Torrevieja (Torrevieja, Torrevella, Torrevieja) is a town and a municipality in Spain, part of the province of Alicante as part of the Valencian Community (Autonomous Community). The municipality is located in the district of Vega-Baja del Segura. The city occupies an area of 71.44 km2. The population of the city in 2008, 100,000 people - 46.4% Spaniards, 53.6% foreigners, most of them British, Germans and Scandinavians. Of the population - the third city in the province (after Alicante and Elche).

The resort of Torrevieja is located in the south of Alicante - the capital of the province of Alicante. All the towns on the Costa Blanca have a splendid view of the sea, but Torrevieja has a special, classic look. There is a breathtaking promenade, the sun shines 320 days a year and the length of the beaches is 14 km. The popularity of this place among tourists shows that 54% of the population are foreigners - English, German and Scandinavians. These are the tourists who came here to relax and stay forever.

In the 18th century, the coast where the city is located was completely deserted. Fishermen and sailors used this place to protect themselves from the storm. Some of them stayed there. It is not known how the future fate of this city would have developed if it had not been the Lagoons, where everything started with salt production - then a strategic substance that allowed food to be stored for a long time. The salt mining developed so intensively that in 1803 the administration of the Royal Salt Extraction Companies was relocated here. Salt is already being mined - this is proven by the dry cargo vessels in the harbor, which contain "white gold" in their hold.

Very soon, a settlement was formed around the lagoons, which was called Torrevieja - named after the old watchtower, in Eras de la Sal, a former salt bridge. Salt was sold all over the world, including the Caribbean countries. It was exchanged for sugarcane and mahogany. From these edges came Habanera - rhythmic melodies that produced the famous festivals that take place annually in August. The Habanera Museum "Ricardo Lafuente" is also dedicated to Caribbean music, but the city's main museum is the Museum of Sea and Salt.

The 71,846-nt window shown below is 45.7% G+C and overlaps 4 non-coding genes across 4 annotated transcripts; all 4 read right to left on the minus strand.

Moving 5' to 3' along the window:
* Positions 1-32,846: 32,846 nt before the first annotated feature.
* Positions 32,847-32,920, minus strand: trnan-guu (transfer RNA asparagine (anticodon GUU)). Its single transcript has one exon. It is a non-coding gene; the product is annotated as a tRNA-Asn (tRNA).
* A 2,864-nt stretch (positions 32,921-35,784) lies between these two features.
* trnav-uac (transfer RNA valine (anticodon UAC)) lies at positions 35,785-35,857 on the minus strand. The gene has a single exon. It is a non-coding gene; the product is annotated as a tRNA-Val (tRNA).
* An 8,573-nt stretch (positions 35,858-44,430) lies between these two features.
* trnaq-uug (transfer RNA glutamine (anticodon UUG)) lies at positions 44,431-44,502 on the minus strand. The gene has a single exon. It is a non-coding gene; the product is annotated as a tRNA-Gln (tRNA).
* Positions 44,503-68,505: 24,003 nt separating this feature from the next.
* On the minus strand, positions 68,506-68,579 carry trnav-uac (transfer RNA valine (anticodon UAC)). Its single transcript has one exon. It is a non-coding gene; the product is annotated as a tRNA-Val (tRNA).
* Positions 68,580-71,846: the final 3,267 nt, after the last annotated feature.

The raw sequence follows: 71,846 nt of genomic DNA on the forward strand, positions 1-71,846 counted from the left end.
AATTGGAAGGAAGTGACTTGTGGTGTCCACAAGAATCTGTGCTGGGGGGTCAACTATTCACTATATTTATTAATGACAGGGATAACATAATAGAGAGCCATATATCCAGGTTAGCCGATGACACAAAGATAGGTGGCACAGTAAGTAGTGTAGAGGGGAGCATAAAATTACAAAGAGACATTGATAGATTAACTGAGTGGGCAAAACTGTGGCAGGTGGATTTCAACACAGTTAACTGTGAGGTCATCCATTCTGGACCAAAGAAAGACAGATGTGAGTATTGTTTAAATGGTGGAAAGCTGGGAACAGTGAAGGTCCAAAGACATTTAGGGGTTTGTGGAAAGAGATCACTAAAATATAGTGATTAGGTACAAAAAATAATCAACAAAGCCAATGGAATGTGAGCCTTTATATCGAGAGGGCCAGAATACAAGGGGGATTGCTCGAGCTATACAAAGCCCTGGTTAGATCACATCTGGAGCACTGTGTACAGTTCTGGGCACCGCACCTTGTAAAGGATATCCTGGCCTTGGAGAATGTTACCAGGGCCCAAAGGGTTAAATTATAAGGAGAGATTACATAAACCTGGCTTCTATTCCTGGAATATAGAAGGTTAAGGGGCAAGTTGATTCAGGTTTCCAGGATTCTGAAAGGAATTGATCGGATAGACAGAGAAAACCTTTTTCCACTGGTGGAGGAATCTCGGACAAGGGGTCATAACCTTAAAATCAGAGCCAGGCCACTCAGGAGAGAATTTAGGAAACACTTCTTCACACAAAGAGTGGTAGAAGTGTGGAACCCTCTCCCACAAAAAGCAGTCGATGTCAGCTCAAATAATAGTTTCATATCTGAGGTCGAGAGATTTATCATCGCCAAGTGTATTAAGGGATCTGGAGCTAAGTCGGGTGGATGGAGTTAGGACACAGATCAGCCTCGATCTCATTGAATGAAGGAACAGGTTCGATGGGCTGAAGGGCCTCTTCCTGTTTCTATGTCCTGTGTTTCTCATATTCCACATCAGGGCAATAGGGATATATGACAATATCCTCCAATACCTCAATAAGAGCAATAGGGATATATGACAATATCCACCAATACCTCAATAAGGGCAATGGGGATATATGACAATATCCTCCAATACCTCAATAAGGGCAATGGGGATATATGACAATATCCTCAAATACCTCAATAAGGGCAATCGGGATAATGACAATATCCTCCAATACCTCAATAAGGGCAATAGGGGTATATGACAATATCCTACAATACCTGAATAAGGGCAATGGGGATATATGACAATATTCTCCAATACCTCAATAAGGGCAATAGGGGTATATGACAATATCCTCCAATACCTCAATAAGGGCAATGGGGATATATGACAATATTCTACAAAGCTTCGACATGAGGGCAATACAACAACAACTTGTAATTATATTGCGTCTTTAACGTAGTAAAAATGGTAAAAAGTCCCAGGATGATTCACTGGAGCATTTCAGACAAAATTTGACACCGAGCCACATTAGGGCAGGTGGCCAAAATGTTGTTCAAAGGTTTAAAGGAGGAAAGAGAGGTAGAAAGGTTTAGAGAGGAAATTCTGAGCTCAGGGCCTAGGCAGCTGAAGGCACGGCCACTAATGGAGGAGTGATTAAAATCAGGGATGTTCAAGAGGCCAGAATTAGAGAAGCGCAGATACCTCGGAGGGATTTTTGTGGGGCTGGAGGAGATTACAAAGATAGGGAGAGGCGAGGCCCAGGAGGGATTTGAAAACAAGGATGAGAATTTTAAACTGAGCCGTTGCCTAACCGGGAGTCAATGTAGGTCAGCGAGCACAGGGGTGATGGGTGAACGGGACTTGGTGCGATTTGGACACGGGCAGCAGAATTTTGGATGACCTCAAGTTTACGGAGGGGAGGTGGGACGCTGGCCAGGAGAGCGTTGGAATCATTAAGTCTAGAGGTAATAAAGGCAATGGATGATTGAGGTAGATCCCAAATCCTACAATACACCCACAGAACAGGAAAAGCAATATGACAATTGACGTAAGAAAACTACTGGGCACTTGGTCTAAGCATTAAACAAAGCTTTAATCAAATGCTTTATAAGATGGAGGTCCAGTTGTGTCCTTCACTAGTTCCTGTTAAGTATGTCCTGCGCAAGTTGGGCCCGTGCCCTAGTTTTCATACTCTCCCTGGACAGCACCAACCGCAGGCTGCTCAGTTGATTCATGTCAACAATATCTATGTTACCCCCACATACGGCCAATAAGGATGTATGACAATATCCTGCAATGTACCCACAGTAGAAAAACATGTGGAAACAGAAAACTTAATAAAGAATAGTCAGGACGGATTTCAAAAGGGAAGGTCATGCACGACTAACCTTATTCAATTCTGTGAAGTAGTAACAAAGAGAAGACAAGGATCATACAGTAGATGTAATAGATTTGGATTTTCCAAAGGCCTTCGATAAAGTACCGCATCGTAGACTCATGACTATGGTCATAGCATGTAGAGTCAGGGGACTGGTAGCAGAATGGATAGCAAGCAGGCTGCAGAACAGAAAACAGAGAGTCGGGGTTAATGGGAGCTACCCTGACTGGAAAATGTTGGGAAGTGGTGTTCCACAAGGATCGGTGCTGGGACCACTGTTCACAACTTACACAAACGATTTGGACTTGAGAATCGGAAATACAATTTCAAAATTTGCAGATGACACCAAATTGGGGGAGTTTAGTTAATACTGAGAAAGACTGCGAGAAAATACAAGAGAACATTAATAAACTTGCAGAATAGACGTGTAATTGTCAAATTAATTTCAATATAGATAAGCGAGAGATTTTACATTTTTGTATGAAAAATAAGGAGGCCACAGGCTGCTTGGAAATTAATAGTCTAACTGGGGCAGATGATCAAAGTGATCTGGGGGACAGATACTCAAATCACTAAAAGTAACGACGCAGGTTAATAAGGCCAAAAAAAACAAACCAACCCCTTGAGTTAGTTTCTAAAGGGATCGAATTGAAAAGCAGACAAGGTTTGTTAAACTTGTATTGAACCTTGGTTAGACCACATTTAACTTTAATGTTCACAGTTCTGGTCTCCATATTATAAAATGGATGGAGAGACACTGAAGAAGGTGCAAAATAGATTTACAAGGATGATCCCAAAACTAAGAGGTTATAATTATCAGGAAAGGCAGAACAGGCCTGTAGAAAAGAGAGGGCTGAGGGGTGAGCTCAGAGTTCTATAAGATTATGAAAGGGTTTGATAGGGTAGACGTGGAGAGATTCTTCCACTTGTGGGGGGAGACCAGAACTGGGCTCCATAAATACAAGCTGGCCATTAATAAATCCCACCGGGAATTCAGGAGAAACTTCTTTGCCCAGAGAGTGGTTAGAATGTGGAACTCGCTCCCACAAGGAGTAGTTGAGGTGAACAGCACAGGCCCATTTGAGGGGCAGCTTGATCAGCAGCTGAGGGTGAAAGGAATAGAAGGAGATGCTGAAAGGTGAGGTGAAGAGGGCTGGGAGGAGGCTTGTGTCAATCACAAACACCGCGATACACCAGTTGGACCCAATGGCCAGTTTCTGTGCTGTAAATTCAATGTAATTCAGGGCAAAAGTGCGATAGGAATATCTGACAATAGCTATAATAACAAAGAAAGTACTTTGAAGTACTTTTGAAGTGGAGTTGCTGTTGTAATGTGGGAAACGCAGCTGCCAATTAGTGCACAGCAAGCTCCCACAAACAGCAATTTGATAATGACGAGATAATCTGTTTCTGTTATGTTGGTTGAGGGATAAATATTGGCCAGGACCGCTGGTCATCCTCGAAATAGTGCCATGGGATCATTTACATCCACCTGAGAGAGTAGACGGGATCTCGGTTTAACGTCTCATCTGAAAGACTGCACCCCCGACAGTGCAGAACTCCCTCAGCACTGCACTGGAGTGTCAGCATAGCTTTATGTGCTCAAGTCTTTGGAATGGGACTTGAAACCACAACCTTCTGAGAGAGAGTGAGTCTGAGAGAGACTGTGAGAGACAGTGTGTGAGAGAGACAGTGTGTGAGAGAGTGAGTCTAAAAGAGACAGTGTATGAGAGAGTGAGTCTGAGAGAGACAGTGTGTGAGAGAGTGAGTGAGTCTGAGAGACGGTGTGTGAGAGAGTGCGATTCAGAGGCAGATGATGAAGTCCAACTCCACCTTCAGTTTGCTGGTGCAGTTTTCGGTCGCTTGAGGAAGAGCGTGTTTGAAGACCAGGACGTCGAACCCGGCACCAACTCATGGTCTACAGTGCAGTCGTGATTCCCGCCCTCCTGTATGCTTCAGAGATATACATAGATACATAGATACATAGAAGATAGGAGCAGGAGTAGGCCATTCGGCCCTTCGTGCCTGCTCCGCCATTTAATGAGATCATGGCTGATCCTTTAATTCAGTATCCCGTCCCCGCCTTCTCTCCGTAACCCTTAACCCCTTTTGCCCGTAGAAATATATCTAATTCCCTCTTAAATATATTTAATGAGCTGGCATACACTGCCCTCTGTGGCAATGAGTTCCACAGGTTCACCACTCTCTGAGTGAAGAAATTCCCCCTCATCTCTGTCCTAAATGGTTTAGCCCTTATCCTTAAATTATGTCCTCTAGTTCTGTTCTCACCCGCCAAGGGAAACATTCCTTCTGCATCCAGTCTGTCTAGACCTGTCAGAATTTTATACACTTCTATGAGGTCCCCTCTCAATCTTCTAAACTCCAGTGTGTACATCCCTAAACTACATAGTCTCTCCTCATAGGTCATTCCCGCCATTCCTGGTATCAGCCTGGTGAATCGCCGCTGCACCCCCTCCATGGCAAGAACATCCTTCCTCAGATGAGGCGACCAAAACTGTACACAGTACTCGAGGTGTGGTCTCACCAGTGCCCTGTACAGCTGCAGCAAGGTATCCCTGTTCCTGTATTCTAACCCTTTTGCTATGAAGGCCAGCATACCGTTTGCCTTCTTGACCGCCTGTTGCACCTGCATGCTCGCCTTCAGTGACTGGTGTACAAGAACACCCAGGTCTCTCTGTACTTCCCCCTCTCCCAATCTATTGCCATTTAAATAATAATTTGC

The first thing you can do in this city is a walk along the new promenade Paseo-Dike-de-Levante, built on a breakwater. A promenade with a parapet stretches for 1.5 kilometers along the sea. Then walks or morning jogging not only take a break, but also city people. On the pier there are covered arbors where you can relax and admire the passing yachts. The monument to the wife of a fisherman accompanying her husband to the sea is beautiful. A woman looks into the horizon and waves her handkerchief. The sculpture is particularly impressive when ships pass by.

The second point of acquaintance with the city is a boat trip on a small boat. The ship makes a ring along the bay, protected by a breakwater, and at that time you can visit local sights. The first thing you notice is the submarine S61 class "Dolphin"! Is the resort connected to a naval base? No, the boat is a museum exhibition. In 1971 she entered the military service and in 2004 became the first ship of the Spanish Navy, which was converted into a floating museum. Visitors can go in, inspect the compartments, familiarize themselves with the life circumstances of the crew. The second floating museum is the patrol boat "Albatross III", which until 2006 was in the service of customs supervision.